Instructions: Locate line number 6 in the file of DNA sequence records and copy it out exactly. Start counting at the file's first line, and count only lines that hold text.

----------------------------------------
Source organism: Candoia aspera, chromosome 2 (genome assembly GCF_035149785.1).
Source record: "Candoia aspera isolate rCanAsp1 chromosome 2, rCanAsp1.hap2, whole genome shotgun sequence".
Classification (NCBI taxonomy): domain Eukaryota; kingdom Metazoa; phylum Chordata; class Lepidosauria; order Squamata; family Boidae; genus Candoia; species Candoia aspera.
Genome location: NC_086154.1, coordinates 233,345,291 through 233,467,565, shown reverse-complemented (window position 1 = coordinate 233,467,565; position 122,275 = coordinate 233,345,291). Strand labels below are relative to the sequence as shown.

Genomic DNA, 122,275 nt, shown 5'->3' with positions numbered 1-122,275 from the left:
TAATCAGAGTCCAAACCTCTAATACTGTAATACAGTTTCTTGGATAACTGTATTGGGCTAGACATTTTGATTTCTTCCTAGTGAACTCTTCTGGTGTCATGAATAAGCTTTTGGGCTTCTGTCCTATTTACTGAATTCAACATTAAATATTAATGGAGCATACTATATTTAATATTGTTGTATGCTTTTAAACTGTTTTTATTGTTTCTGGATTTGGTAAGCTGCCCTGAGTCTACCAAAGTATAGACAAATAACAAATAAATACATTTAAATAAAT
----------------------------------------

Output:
TAATCAGAGTCCAAACCTCTAATACTGTAATACAGTTTCTTGGATAACTGTATTGGGCTAGACATTTTGATTTCTTCCTAGTGAACTCTTCTGGTGTCATGAATAAGCTTTTGGGCTTCTGTCCTATTTACTGAATTCAACATTAAATATTAATGGAGCATACTATATTTAATATTGTTGTATGCTTTTAAACTGTTTTTATTGTTTCTGGATTTGGTAAGCTGCCCTGAGTCTACCAAAGTATAGACAAATAACAAATAAATACATTTAAATAAAT